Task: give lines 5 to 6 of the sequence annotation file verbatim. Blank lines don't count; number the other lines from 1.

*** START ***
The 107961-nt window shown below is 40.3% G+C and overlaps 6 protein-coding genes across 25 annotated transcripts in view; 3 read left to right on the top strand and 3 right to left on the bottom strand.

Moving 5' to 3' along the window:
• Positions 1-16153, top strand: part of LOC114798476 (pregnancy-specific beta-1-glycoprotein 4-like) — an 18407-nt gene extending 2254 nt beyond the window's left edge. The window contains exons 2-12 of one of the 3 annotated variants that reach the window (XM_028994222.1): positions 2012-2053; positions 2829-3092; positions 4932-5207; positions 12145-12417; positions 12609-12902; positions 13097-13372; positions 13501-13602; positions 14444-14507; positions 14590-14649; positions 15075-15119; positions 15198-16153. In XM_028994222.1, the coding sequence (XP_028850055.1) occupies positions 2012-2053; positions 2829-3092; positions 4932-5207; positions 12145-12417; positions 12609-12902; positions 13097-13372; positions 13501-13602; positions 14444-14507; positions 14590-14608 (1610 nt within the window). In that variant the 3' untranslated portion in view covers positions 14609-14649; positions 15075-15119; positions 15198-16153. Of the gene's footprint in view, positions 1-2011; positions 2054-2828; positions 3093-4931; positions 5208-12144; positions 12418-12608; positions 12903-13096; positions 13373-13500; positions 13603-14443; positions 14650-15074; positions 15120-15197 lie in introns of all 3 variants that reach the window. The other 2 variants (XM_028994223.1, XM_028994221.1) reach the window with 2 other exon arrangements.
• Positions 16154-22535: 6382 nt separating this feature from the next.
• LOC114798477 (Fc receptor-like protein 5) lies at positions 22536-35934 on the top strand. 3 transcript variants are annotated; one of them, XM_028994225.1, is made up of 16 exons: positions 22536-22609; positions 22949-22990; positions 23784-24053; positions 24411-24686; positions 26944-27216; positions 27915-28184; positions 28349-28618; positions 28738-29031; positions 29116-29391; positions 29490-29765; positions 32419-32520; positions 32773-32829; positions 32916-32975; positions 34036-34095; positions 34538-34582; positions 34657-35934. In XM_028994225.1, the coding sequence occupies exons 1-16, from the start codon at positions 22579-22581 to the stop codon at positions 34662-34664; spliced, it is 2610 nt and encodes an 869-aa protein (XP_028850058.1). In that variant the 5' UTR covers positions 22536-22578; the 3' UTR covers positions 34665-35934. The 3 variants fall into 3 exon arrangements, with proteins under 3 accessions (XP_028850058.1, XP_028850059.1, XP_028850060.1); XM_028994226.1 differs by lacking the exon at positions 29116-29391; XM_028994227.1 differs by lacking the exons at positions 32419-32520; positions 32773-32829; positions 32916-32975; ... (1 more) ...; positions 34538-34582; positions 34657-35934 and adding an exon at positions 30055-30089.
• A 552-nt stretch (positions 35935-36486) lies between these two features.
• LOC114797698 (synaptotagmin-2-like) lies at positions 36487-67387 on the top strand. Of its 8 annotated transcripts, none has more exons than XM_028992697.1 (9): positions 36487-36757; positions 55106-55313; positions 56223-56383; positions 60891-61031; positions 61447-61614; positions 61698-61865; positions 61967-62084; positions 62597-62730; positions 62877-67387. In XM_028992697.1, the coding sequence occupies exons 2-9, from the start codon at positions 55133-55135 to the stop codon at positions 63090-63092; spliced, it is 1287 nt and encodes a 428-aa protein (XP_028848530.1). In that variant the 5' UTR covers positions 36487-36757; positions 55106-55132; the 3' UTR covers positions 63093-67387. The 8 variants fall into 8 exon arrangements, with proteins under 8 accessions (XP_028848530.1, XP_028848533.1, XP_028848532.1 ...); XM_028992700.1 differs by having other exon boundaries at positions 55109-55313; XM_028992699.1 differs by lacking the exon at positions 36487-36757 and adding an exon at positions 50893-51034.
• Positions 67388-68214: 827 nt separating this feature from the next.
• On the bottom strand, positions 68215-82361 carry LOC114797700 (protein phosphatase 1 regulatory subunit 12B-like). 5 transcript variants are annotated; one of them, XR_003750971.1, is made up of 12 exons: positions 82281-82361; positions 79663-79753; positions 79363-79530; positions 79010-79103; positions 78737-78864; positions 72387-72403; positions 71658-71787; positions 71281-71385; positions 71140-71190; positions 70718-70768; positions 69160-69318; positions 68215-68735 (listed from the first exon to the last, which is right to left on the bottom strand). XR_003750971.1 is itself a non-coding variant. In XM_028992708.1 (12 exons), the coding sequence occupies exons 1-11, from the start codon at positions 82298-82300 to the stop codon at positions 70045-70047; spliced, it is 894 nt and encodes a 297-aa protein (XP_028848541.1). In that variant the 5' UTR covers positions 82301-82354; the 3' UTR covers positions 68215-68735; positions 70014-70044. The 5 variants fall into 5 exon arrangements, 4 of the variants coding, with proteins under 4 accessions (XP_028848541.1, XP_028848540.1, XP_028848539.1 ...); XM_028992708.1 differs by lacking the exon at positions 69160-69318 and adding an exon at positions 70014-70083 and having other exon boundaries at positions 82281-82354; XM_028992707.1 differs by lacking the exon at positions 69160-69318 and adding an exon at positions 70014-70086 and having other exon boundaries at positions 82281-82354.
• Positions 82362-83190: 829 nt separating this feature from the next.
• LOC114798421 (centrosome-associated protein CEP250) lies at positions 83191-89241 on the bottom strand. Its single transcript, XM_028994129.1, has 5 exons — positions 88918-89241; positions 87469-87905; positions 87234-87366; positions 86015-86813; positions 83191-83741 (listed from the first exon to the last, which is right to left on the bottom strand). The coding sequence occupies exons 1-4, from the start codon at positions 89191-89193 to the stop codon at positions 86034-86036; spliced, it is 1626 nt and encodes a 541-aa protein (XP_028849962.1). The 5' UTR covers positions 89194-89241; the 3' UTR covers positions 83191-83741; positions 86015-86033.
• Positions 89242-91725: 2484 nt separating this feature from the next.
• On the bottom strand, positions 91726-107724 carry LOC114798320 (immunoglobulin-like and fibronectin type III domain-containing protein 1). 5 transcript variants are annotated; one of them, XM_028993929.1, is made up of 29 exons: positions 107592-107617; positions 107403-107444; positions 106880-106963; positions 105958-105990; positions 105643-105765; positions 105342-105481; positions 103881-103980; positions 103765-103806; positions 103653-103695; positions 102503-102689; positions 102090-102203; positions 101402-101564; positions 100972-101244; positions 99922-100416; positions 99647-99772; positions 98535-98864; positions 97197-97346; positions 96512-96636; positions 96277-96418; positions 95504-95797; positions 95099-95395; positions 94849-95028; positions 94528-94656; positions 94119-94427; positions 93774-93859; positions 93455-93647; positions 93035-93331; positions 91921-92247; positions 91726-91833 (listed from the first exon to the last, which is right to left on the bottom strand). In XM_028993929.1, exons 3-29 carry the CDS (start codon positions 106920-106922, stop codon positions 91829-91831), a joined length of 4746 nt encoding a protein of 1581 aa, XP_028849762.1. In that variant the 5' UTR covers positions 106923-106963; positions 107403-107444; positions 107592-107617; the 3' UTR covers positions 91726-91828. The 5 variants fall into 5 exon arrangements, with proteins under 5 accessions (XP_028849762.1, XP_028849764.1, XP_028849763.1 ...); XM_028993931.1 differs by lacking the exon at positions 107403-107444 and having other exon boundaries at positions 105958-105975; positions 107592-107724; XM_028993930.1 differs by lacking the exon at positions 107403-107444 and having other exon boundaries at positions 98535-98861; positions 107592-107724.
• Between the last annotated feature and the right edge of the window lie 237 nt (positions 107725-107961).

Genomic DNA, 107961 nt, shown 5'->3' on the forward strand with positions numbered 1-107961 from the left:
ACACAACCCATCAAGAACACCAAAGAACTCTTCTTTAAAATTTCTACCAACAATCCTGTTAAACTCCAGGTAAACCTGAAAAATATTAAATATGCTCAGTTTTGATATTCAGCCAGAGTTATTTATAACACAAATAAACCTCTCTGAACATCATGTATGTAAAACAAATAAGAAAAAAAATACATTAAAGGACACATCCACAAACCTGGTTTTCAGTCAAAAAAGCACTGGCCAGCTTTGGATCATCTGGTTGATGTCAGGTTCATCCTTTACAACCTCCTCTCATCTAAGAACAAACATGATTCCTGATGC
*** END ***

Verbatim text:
• LOC114798477 (Fc receptor-like protein 5) lies at positions 22536-35934 on the top strand. 3 transcript variants are annotated; one of them, XM_028994225.1, is made up of 16 exons: positions 22536-22609; positions 22949-22990; positions 23784-24053; positions 24411-24686; positions 26944-27216; positions 27915-28184; positions 28349-28618; positions 28738-29031; positions 29116-29391; positions 29490-29765; positions 32419-32520; positions 32773-32829; positions 32916-32975; positions 34036-34095; positions 34538-34582; positions 34657-35934. In XM_028994225.1, the coding sequence occupies exons 1-16, from the start codon at positions 22579-22581 to the stop codon at positions 34662-34664; spliced, it is 2610 nt and encodes an 869-aa protein (XP_028850058.1). In that variant the 5' UTR covers positions 22536-22578; the 3' UTR covers positions 34665-35934. The 3 variants fall into 3 exon arrangements, with proteins under 3 accessions (XP_028850058.1, XP_028850059.1, XP_028850060.1); XM_028994226.1 differs by lacking the exon at positions 29116-29391; XM_028994227.1 differs by lacking the exons at positions 32419-32520; positions 32773-32829; positions 32916-32975; ... (1 more) ...; positions 34538-34582; positions 34657-35934 and adding an exon at positions 30055-30089.
• A 552-nt stretch (positions 35935-36486) lies between these two features.